Stephen Selka is Associate Professor of Religious Studies and American Studies at Indiana University Bloomington. A cultural anthropologist, he researches religion, politics, and cultural heritage tourism in Afro-Brazilian communities in northeastern Brazil, where he has conducted ethnographic fieldwork since 1999. His first book, Religion and the Politics of Ethnic Identity in Bahia, Brazil (University Press of Florida, 2007), explores the various ways that Afro-Brazilians in both Christian and African-derived religious communities construct their ethnic identities and struggle against racism.

This public program is part of the Religion and Ethics Roundtables series of the IU Consortium for the Study of Religion, Ethics, and Society. Religion and Ethics Roundtables highlight the work of scholars at IUB, IUPUI, and beyond, with the goal of engaging the IU community and the public in dialogue about important issues at the intersection of religion, ethics, and society.

Dontrell: Talkback

Immediately following the April 12th performance of Dontrell, Who Kissed the SeaLogo of Phoenix Theatre, the Phoenix Theatre and the IUPUI Arts and Humanities Institute will co-host a talkback session to discuss some of the “big ideas” that emerge from the play, including the influence of historical events in shaping our experience, the importance of family in molding our identity, and the role of free will in determining our life’s journey.

This conversation will be moderated by Dr. Ronda Henry Anthony, Associate Professor of English and Africana Studies and Public Scholar of African American Studies and Undergraduate Research in the School of Liberal Arts at IUPUI. She is the author of Searching for the New Black Man: Black Masculinity and Women’s Bodies, published by the University Press of Mississippi in 2013. She writes on African American literature, gender, and race.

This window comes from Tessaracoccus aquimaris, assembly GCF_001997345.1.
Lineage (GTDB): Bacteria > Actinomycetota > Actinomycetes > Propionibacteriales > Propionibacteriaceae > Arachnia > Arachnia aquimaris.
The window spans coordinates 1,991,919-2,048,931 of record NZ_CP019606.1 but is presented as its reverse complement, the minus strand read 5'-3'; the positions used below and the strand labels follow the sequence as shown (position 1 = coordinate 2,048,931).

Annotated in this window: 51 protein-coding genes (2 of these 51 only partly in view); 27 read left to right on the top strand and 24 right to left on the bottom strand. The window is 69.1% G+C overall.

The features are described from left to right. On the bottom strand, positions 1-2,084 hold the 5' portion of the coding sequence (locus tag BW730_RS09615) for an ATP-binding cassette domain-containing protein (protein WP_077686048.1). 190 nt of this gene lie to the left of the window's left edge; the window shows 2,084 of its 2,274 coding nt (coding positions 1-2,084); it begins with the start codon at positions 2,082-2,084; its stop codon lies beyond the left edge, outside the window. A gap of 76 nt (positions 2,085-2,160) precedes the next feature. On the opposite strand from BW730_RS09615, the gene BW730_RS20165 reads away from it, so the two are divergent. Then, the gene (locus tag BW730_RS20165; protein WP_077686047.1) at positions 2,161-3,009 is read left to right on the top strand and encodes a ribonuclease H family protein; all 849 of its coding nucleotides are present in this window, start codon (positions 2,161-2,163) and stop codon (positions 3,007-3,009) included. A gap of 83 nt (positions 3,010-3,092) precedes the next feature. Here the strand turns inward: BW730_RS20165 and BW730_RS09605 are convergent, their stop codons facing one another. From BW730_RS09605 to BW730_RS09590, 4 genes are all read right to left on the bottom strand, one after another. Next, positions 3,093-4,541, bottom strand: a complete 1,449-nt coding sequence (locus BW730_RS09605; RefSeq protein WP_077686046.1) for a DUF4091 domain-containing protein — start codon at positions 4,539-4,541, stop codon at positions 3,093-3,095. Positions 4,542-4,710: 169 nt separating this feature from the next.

Tickets for the April 12th performance of Dontrell can be purchased here.

INconversation with Nathan Alan Davis

Join us, on April 9th, for an INconversation with playwright Nathan Alan Davis, Nathan Alan Davis.  Photo courtesy of inside.iub.eduwhose play “Dontrell, Who Kissed the Sea” will be featured at the Phoenix Theater April 9-26. Nathan received his MFA in playwriting from Indiana University in 2014 and is currently a Lila Acheson Wallace Fellow at Julliard.

The discussion, moderated by Modupe Labode, IUPUI’s Public Scholar of African American History and Museum Studies, will center around themes of memory, identity, African-American history, and the different ways we understand these ideas–through history, through theater and art, through material culture and family stories.

Nathan’s plays have also been produced, presented or developed at Baltimore Center Stage, Chicago Dramatists, San Diego Rep. and Source Festival (DC). Other honors include: Jerome Fellowship finalist, Heideman Award finalist and Bay Area Playwrights Festival finalist. Learn more.

INconversation is an Indiana Humanities program. This event has been supported by the IUPUI Arts & Humanities Institute, and is held in partnership with the Phoenix Theater

Chinese public scholar Na Li discusses state of public history in China

Na Li, a Research Fellow of the Institute for Advanced Studies in Humanities 8fb17ab0ab2b7b82969e5788675af52eand Social Sciences (IAS) at Chongqing University in China working to establish public history in China as an organizer of a Public History Faculty Training Institute, will be visiting Indianapolis April 7- May 1 doing research in the National Council on Public History (NCPH) archives housed in the IUPUI Special Collections and Archives.

Na Li, or Lina as she calls herself in English, earned a Ph.D. in Urban and Regional Planning from the University of Toronto and a Masters from the University of Massachusetts, Amherst, where she also earned a Graduate Certificate in Public History. Her research focuses on public history and urban preservation. Her first book, Kensington Market: Collective Memory, Public History, and Toronto’s Urban Landscape (University of Toronto Press, 2015) incorporates collective memory in urban landscape interpretation, and suggests a culturally sensitive narrative approach (CSNA) to urban preservation. Her articles have appeared in The Public Historian, Public History Review and The Oxford Handbook of Urban Planning. She contributes to a better understanding of public history on an international scale.